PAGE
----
The odds of injuries among employees who chewed khat were about three times more compared to those who did not. This might be due to the fact that abuse of mind altering substances, like khat is likely to cause a change in the behavior and impair workers concentration and performance. A high blood level of such substances while at work will endanger both safety and efficiency, and be the cause of increased likelihood of mistakes, poor decision making and errors in judgment. As the result of this fact the industries’ safety policy should consider control of substance abuse at workplace.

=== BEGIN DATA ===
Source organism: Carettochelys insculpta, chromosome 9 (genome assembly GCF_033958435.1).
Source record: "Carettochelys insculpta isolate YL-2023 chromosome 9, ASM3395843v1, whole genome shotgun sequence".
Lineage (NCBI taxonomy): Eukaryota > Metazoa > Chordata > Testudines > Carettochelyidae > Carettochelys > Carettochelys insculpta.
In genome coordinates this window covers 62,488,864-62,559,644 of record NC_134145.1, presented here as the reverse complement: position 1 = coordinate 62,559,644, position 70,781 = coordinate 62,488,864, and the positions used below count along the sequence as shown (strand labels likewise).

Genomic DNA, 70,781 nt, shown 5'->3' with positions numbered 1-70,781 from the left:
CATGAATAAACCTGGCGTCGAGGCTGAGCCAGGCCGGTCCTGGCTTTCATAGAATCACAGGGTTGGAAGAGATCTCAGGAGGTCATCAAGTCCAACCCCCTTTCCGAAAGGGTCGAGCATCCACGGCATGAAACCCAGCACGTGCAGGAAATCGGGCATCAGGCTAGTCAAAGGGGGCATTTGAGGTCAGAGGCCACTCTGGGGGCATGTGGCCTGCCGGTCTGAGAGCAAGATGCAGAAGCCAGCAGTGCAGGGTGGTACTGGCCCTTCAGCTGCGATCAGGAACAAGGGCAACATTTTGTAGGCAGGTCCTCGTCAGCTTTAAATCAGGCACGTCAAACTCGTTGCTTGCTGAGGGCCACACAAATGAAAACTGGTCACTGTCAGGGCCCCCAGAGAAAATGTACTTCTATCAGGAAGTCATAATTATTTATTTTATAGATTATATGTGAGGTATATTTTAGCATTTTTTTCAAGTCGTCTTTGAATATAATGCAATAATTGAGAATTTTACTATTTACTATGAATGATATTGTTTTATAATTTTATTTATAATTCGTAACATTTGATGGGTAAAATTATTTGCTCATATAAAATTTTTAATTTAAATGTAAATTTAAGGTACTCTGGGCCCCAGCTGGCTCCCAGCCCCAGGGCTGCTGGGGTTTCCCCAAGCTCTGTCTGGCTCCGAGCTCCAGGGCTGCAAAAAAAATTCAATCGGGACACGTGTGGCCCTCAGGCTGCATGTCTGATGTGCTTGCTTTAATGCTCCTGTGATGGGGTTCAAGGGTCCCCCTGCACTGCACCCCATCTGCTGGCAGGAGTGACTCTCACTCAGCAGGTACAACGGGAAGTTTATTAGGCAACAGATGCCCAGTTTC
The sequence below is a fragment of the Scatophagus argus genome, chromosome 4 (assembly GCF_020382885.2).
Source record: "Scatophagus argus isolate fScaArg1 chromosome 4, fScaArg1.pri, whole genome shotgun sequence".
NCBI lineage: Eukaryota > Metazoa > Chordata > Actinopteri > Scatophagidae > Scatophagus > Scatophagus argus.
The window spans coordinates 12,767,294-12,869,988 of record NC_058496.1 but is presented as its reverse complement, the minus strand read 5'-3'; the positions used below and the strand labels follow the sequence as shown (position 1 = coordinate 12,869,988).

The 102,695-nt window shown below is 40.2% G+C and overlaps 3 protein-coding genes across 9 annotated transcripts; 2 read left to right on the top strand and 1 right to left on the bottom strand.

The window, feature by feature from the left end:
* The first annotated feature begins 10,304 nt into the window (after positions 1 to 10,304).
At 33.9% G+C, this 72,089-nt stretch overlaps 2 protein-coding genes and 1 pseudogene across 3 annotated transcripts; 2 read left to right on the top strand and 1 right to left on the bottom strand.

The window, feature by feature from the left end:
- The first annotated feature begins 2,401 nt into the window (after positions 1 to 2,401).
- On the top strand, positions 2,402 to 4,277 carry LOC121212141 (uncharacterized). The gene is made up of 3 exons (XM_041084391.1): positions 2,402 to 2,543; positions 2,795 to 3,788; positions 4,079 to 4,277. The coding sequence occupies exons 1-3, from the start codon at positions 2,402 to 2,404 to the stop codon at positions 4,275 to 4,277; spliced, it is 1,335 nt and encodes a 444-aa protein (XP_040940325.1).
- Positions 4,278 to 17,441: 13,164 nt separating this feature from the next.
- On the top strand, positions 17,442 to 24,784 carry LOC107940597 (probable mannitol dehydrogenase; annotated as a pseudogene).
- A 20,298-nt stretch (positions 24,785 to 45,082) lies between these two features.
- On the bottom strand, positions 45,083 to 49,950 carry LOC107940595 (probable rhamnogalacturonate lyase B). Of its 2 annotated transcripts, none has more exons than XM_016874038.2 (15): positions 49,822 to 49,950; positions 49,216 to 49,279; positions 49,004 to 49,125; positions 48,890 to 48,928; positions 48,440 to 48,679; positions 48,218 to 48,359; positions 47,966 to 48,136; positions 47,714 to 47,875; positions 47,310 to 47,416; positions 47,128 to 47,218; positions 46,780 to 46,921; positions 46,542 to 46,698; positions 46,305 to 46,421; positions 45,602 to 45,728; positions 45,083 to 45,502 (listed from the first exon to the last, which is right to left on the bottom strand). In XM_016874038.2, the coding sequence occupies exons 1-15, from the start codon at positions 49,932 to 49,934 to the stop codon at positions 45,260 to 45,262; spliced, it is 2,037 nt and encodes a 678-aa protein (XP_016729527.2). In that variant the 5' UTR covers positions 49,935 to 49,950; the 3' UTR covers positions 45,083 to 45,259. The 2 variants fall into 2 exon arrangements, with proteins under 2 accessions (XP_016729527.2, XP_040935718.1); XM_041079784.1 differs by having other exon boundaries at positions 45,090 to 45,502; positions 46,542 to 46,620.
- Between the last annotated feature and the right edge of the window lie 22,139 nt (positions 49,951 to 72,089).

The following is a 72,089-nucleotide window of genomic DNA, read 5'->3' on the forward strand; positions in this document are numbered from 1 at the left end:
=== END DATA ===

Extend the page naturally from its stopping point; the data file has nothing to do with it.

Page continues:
There are several limitations of this study that should be noted. Social desirability bias is a potential limitation in self-reported studies like this one, in that employees might report more socially acceptable responses than their actual day to day practice. In this study occupational injury is defined as any physical injury resulting from an accident in the course of construction work in the past 1 year prior to this study. Therefore, further studies need to be conducted to explain the nature of injury by its severity. As this is a cross-sectional study, the cause-effect relationship is not established between the different independent variables and injury. Moreover, injury status of the 40 workers who were selected but did not complete the questionnaire was not known. The prevalence is likely to be higher with the exclusion of injured workers –“healthy worker effect”.